Me? I was grateful for Bin Laden’s death for a far less substantive reason: it saved us from a week of reliving the Royal Wedding.

Had President Obama and the Navy SEAL Six team not taken out the most wanted man on the planet on Sunday, we’d have faced at least a week of media coverage rehashing William and Kate’s matrimonial celebration from every conceivable angle. Like vultures picking through the bones of some succulent road kill, the news networks would have spent countless hours regurgitating
the “Wedding of the Century” and force-feeding it to the general public. Instead we got something far more newsworthy… actual news.

Actual news is something the powers that be at CNN, MSNBC and FOX News seem reticent to broadcast these days. It’s far easier and cheaper to simply follow the downward spirals of celebrities like Charlie Sheen and Lindsay Lohan or give Donald Trump an arena to spout his ridiculous bullshit. And, of course, if Sarah Palin Tweets something, they’re all over it.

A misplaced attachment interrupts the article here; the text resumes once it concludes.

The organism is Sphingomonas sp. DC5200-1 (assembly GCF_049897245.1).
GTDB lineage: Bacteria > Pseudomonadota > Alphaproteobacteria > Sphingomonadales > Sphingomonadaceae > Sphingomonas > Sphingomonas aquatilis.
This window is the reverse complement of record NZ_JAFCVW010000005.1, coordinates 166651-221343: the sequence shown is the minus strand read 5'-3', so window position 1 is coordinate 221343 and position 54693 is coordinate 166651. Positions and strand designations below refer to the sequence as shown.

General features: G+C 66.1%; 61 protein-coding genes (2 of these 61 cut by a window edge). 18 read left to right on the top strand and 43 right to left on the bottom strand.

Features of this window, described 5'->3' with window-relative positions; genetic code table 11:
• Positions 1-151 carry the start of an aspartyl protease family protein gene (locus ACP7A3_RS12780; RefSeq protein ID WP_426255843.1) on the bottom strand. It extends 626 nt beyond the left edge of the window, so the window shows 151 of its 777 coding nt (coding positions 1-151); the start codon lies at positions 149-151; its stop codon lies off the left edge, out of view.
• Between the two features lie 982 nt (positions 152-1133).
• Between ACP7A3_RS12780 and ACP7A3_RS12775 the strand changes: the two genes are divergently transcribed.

But now that the details of Operation Kill Bearded Ass Clown are coming to light, actual news seems to be the in back in vogue. Okay, mostly it’s rampant speculation about the effects of Bin Laden’s death and most of it is crap. But at least it’s crap derived from a meaningful, newsworthy event as opposed to being crap for crap’s sake. And that’s really the best we can hope for.

So I say thank you, Mr. President. Not just for having the guts and intestinal fortitude to pull the trigger on a harrowing mission that rid the world of a horrific mass murderer, but for forcing the 24-hour news channels to actually focus their attention on something of actual substance. And much like our glorious Sundays this trend towards actual news won’t last nearly long enough. So I’ll just try to enjoy it while I can.